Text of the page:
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Keeping on top of cyber crime at home

With employees working from home and many organisations switching to permanent remote working, there’s an increased need for companies to keep their staff secure from cyber attacks in this new environment, writes Steven Goff, CyberSecurity Specialist at Maintel.

Most CTOs or CSOs will have already taken active steps to address this, but some may have neglected the potential vulnerabilities created by the IoT (Internet of Things) devices in employees’ homes.

In connecting remotely to corporate systems, employees may inadvertently expose their organisations to cyber crime. With IoT integral to many smart gadgets, we are often surrounded by connected devices. Indeed, the average UK household has 10.3 internet enabled devices – that’s more than 286 million nationally. While these products are designed to make our lives easier and safer, they can make us vulnerable to attacks.

Dot the i’s and cross the t’s

Consider the home devices that constantly look (cameras – baby monitors/doorbells) and listen (those with microphones). As well as providing a spying risk, they provide hackers with a multitude of network entry points. Once in, lateral movement from one device to another is possible. So, while a cyber criminal may initially breach a connected doorbell, for example, they can eventually make their way to a corporate device being used in the home.

The key to IoT device security is simple: strong and regularly updated passwords are paramount. Changes to password security help combat hacking. While companies may not be able to enforce this in remote working, they should highlight its importance and provide best practice advice.

In a connected home, the risk that IoT devices pose needs to be countered appropriately. Despite so many devices being internet enabled, it’s easy to forget the potential vulnerabilities they create – particularly if the primary purpose of the device does not require active internet access, for example, heating controls or refrigerators. However, as hackers become more skilled in network intrusion, these devices can be exploited. Moreover, with people now accessing confidential or commercially sensitive work information at home, employees and employers alike need to be smart device savvy.

Getting to the route(r)

A secure network is a barrier against IoT hacking. Home networks are typically less secure than workplace networks, with the router being the primary weak spot. Older routers are likely to have vulnerabilities in their firmware that hackers can exploit. Access at the router level can allow hackers to capture sensitive information and install tools to control the network.

While using a company VPN reduces the risk, it still leaves employees open to attacks. Cloud-based tools such as Office 365 and G Suite enable employees to access most of what they need without connecting to the corporate VPN and this is something employers need to take heed of.

Employees can make two quick changes to boost cyber security. Firstly, update router firmware. An up-to-date router will add an additional layer of security to the network, making it less appealing to hackers. Secondly, change router passwords from weak or default ones. While this may be difficult for companies to enforce, business leaders must emphasise the importance of such preventative steps.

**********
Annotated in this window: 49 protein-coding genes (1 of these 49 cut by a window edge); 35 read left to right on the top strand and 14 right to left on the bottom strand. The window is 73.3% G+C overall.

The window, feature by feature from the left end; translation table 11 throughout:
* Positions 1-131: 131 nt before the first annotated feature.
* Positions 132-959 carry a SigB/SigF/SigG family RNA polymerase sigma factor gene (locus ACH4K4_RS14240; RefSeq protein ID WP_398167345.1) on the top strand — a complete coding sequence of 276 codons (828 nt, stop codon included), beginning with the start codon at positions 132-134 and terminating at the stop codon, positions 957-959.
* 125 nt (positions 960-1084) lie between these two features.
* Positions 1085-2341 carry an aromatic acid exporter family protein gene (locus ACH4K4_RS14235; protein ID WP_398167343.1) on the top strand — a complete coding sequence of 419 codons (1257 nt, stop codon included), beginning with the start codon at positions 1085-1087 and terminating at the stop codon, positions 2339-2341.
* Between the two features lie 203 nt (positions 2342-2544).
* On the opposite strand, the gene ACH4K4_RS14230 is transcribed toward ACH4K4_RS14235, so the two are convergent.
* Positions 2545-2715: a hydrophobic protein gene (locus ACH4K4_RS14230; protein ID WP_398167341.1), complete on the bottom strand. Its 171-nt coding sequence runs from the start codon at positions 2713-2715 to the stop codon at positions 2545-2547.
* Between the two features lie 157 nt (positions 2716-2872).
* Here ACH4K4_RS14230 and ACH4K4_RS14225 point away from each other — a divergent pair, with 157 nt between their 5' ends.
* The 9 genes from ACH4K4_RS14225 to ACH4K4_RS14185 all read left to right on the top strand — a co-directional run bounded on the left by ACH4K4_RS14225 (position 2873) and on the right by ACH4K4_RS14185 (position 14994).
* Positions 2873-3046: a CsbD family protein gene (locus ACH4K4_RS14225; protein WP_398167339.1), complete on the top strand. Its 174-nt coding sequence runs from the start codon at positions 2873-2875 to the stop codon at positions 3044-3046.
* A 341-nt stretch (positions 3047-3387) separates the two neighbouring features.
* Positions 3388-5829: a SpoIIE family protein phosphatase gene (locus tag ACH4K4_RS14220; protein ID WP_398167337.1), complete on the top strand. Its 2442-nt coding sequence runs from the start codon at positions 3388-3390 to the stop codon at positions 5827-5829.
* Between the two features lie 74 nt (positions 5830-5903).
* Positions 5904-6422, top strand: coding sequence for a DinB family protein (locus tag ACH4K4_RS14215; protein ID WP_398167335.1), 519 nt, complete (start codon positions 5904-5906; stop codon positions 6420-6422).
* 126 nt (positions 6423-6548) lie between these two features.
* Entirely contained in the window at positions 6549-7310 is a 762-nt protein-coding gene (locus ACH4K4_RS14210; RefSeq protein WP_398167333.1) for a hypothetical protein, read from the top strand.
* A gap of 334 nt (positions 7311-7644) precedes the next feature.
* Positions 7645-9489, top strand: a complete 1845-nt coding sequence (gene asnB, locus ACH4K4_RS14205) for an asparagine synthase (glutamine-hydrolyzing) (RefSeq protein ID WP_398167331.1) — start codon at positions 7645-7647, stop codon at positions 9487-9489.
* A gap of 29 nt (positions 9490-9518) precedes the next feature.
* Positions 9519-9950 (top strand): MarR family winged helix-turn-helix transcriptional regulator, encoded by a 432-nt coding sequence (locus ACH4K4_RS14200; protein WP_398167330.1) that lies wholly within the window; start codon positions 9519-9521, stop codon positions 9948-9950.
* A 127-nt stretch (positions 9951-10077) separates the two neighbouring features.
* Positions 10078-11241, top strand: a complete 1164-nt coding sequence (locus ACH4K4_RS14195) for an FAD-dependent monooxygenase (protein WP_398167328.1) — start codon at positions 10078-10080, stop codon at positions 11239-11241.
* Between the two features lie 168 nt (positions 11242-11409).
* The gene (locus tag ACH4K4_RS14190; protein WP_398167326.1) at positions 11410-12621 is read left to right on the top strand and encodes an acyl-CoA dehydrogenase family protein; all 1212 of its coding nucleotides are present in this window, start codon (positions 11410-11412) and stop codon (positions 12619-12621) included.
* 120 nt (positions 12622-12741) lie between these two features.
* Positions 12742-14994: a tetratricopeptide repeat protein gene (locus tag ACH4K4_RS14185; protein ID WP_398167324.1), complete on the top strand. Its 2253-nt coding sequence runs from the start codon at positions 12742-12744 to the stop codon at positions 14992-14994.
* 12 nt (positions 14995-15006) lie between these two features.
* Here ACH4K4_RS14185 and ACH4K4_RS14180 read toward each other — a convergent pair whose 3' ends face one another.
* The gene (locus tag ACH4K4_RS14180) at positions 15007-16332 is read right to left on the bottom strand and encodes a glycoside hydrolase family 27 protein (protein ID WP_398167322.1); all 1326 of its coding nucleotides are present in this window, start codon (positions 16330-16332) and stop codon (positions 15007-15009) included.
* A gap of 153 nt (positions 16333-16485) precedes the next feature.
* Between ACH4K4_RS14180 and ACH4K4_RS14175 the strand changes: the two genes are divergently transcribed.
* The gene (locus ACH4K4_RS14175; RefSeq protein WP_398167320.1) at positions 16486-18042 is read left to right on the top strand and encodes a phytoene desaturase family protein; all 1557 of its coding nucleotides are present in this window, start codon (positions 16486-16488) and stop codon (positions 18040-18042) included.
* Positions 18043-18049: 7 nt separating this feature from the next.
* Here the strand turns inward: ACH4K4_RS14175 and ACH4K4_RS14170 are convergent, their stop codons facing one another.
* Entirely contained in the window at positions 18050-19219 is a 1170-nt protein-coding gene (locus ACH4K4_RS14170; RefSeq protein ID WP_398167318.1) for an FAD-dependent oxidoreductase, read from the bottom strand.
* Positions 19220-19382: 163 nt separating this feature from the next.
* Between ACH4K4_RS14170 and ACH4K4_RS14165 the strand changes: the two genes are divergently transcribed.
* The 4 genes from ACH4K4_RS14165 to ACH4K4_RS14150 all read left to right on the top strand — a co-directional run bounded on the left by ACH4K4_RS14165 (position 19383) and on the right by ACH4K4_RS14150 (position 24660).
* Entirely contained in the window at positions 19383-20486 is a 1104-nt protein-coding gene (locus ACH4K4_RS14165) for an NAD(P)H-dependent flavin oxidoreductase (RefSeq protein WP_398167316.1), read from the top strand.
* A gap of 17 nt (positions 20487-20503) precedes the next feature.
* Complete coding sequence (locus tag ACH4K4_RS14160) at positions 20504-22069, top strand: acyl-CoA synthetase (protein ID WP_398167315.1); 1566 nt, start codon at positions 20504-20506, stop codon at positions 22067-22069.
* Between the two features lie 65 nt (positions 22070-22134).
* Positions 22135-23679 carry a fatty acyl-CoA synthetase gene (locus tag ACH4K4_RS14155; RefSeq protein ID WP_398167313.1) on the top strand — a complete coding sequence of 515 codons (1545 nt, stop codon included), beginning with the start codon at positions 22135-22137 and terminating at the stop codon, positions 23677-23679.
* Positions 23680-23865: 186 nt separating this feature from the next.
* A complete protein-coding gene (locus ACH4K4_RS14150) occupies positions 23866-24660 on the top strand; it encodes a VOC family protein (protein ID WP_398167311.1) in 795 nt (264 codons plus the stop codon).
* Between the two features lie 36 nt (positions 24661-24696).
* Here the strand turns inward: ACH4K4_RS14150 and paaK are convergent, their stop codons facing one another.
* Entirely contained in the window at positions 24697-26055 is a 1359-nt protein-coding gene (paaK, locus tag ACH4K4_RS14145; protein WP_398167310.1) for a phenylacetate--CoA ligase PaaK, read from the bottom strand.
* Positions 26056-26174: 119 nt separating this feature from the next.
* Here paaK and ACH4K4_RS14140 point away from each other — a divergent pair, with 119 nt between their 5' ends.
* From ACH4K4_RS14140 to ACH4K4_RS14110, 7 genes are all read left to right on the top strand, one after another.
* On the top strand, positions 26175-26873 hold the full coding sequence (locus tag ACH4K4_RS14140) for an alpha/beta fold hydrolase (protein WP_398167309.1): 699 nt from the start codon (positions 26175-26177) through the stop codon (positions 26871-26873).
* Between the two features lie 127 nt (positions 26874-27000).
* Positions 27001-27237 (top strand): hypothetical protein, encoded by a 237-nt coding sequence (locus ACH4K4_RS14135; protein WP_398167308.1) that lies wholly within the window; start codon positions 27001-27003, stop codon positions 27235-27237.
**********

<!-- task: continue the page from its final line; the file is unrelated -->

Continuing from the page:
Conferencing with confidence     

Staff using applications to replace face-to-face activities also introduces a cyber risk. Take home conferencing, for example. Many people are downloading free personal video conference applications to chat with friends and family. These are often installed across multiple devices with easy to remember password to aid access.

By adopting free and non-corporate applications, employees could be opening themselves up to more than just friends – and putting their corporate devices at risk in the process. Zoom ‘bombing’ or ‘raiding’ is one such example, whereby hackers infiltrate Zoom meetings to harass attendees. Hackers can also use video conferencing platforms to steal Windows credentials. It’s not just non-technical users that are at risk; developers testing applications online can also become easy targets when remote working.

Without the control that in-office working gives, use of such applications should to be monitored carefully by employees. Companies should encourage staff not to use free apps for personal use. Corporate and paid accounts are more secure than free-to-use platforms, so business leaders should consider implementing use of these.

These are basic measures employees can adopt and companies can promote to help protect IoT devices and the home network. Remember, these measures shouldn’t just apply to employees who have adjusted to home working in the last few months. How many seasoned homeworkers have updated their router firmware or changed their smart hub password?

In the digital workplace, there are increased risks and endless routes for hackers to exploit. So, when it comes to protecting mobile employees, it has to be a joint effort across the organisation.

Cyber security risks may not be eliminated but can certainly be mitigated. Understanding the source of threats, having clear guidance and ensuring the right capabilities are in place are essential to securing remote working environments and keeping organisations safe.


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